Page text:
In a lot of ways, the “Over the Edge” arc feels like a missed opportunity. It would have been interesting to see Archie himself as the one in the hospital. Since it is, after all, the Archie comic line, his being the one in the accident would’ve made the issue at hand feel less removed: Archie would experience instead of react. On top of that, isn’t Archie arguably the Heart of Riverdale? As much as he breaks things and drives people nuts, Archie is also well-liked and is at the center of a lot of Riverdale’s activity. Everybody knows Archie Andrews. What if everyone were coming together to support him? How would Riverdale react to Archie’s being in an accident, and how would he react in return? Alternatively, what if Archie put Reggie in the hospital? That would’ve presented an interesting role reversal, with Archie as the “bad guy,” and maybe even an opportunity for the boys to work out their bad blood. Either of these options would’ve avoided the gendered baggage of a wheelchair injury as well.
While I was reading “Over the Edge,” there was a third ‘what if’ in my mind, but #23 has me wondering if that option is actually the truth: that Archie was responsible for Betty’s accident. He repeats over and over that Reggie didn’t brake but Archie did, to a degree that I wonder if Archie is protecting himself from the truth. Maybe Reggie’s car hit Betty’s first, but Archie’s was the one to push her “over the edge.” Maybe it’s not just Archie’s fault that Betty was rushing in the first place, but also that she’s in the hospital.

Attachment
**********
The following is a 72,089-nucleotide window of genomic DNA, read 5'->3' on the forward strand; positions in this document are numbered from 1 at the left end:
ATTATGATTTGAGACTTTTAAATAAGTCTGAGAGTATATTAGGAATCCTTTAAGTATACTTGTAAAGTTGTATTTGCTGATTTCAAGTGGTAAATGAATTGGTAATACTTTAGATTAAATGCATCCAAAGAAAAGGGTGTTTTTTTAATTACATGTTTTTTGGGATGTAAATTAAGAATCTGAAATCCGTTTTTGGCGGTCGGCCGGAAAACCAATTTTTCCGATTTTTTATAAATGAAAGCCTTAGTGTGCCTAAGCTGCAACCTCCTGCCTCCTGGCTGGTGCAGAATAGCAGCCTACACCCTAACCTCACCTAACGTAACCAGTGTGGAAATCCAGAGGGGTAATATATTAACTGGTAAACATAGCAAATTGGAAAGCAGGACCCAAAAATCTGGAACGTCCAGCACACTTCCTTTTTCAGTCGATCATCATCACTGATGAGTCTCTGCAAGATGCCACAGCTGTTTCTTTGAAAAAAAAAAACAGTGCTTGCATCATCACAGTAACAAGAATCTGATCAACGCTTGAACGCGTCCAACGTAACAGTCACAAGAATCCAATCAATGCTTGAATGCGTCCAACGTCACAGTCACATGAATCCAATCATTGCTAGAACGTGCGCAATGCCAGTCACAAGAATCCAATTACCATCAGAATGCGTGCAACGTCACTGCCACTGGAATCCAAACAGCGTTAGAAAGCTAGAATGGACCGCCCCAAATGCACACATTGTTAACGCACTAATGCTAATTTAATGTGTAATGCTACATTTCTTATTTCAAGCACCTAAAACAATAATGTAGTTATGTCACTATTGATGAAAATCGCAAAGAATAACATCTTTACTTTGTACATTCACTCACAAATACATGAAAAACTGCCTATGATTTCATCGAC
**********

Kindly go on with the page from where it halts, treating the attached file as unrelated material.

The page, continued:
Even if I’m not digging Betty’s not-so-shocking twist, Waid is laying a lot of solid groundwork that has me interested in where the story goes. The detail that started it all—the fact that Archie agreed to race Reggie to keep him from telling Veronica about Archie’s fumbling football career—is bound to come out. Waid promised that relationships would be damaged, and whether Archie’s car pushed Betty over the edge or not, Veronica will be horrified to learn the meaningless root of her best friend’s hospitalization. I’m predicting that Archie and Veronica are headed for a split.